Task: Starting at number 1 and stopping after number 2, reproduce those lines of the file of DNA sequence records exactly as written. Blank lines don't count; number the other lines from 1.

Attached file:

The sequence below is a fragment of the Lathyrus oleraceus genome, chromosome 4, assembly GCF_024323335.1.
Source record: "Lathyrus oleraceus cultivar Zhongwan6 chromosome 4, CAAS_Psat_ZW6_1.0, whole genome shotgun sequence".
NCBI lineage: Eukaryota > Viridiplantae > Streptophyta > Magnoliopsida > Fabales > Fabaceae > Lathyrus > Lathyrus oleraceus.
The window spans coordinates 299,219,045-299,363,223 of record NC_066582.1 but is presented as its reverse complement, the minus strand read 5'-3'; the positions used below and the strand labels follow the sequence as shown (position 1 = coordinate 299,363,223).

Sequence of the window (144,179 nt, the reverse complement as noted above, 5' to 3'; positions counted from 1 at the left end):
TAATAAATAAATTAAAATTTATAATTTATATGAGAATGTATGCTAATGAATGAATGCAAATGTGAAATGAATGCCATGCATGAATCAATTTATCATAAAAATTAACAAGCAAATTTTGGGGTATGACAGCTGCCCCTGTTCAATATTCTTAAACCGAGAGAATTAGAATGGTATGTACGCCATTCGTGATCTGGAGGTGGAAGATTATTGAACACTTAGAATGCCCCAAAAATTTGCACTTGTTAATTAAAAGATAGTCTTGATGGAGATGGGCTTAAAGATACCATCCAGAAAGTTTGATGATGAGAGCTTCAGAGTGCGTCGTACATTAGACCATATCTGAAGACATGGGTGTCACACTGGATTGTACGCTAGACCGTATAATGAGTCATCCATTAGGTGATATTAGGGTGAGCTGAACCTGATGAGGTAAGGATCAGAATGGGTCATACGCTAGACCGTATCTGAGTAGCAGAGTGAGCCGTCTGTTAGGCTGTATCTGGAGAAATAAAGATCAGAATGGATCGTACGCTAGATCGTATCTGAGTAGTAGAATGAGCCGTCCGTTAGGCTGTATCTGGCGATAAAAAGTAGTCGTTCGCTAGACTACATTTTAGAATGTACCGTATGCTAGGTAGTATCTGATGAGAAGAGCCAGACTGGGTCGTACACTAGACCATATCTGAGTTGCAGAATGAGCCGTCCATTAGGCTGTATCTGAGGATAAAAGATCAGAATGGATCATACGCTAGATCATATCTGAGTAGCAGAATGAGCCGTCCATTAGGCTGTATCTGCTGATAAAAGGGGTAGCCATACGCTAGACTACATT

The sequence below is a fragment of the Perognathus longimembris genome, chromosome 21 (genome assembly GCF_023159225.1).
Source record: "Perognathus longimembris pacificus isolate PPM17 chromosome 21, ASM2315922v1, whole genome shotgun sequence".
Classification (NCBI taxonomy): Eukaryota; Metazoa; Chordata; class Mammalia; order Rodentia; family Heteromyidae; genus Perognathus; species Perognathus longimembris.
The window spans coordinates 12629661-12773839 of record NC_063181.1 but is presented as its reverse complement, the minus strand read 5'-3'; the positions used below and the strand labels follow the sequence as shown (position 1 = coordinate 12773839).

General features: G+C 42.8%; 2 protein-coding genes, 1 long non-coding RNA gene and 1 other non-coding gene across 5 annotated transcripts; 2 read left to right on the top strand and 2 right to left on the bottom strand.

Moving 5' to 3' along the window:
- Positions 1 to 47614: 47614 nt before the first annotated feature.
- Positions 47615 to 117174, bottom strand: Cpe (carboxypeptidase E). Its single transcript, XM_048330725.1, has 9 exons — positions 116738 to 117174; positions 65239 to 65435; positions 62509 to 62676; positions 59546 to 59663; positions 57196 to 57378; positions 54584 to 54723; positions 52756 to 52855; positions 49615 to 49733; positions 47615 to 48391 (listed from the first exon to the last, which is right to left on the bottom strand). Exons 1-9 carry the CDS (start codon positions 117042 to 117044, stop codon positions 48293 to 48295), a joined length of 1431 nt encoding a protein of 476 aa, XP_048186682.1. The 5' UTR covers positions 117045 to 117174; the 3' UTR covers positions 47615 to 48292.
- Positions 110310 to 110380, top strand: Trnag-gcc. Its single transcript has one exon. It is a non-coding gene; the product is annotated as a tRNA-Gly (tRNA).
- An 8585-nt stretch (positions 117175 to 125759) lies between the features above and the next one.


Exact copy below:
The sequence below is a fragment of the Lathyrus oleraceus genome, chromosome 4, assembly GCF_024323335.1.
Source record: "Lathyrus oleraceus cultivar Zhongwan6 chromosome 4, CAAS_Psat_ZW6_1.0, whole genome shotgun sequence".